Deep vein thrombosis (DVT) occurs when a blood clot forms in the deep veins in the pelvis, thigh or lower leg. Most DVT’s have no symptoms, but you may experience symptoms of pain or heaviness in the affected leg.
The risk with DVT is that the clot can break free and travel to the lungs, causing a life threatening blockage called a pulmonary embolism (PE). In the US someone dies of a PE every five minutes. Most of these deaths are preventable.
Between 30 and 40% of patients with a DVT develop post thrombotic syndrome, a condition which causes chronically swollen, painful legs with skin discoloration and even skin ulcerations. In this article, we will explore why women are more likely to develop blood clots than men, how blood clots can be prevented, and how to seek treatment.
Women’s Health: Why Do Women Get Blood Clots?
Men and women typically get blood clots due to long periods of inactivity, such as from a job or surgical recovery requiring bed rest. Injury to the vein or thickening of the blood from dehydration or an elevated red blood cell count, also increase the risks. Women’s risk of blood clot is higher than men’s due to fluctuating hormone levels, birth control pills, pregnancy and aging.
Women’s Health: How Does Birth Control Cause Blood Clots?
Women who take birth control pills are at a higher risk of developing DVT and other forms of venous disease such as varicose veins. Hormone combinations in these pills increase clotting factors and cause platelet clumping that lead to clots. Women who are on birth control are told to stretch and walk around often to maintain healthy blood flow and prevent blood clots, especially women over 35 and women who frequently travel. Women with a family history of DVT, a personal history of DVT or multiple miscarriages should discuss this with their physician prior to starting birth control pills or hormone replace. If you have this history, you should be tested for a coagulopathy or an inherited or acquired tendency to develop DVT.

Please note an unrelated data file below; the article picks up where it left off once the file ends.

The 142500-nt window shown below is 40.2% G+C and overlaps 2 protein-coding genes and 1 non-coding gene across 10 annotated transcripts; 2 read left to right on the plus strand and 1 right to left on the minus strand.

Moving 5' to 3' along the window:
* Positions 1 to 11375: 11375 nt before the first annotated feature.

Women’s Health: How Common Are Blood Clots from Birth Control ?
Women using a newer form of birth control pills containing cyproterone, drospirenone, gestodene or desogestrel hormones are approximately four times more likely to develop a blood clot than women who do not use birth control. Alternatively, the risk is only about 2.5 times higher if you use an older form of the pill that contains norgestimate, levonorgestrel or norethisterone. This means that 14 out of every 10,000 women using newer birth control pills are expected to develop a blood clot, while six out of every 10,000 women using older pills may develop one.
Women’s Health: How Common Are Blood Clots in Pregnancy?
Women are four times more likely to develop a blood clot during pregnancy. This risk is especially high during the third trimester. About one or two out of every 1,000 pregnant women will develop blood clots, and this risk increases as you age and with each new pregnancy.
If you are pregnant, remember to elevate your legs, stretch often, and exercise to speed up the venous blood flow and prevent blood clots and varicose veins. If you already have varicose veins, wearing graduated medical grade compression hose during pregnancy can help with the symptoms, slow worsening of the varicose veins and lower your risk of developing a blood clot.
Women’s Health: Are Women at A Higher Risk Immediately After Childbirth?
Women are at a higher risk of developing blood clots during the first six weeks after delivery. Your risk during this time is five times higher than it is during your last trimester of pregnancy. Doctors advise light stretching and leg elevation after giving birth to decrease the risk of blood clots in the postpartum recovery period. If you develop symptoms of increased leg swelling, pain or shortness of breath, seek medical attention immediately.
Women’s Health: Blood Clots in Older Adults and the Elderly
Two major risk factors for developing DVT are inactivity and surgery, which are both common among the elderly. While fewer than 55,000 adults younger than 40 will be hospitalized for blood-clot-related issues, that number increases dramatically to more than 350,000 when the adult is older than 60. Older women make up the majority of that group.
Women’s Health: Risk Assessment, Prevention and Treatment
Traveling, inactivity, surgery, pregnancy and hormonal contraceptives increase your risk of developing DVT. You can lower these risks by wearing compression stockings and adhering to a healthy, active lifestyle. If you are frequently inactive for any reason, take medications that affect blood coagulation or are pregnant, contact us at Vein Specialists of the South to create the best DVT-prevention strategy. We want to help you live a long, healthy life free of the effects of Deep Vein Thrombosis and Pulmonary Embolism.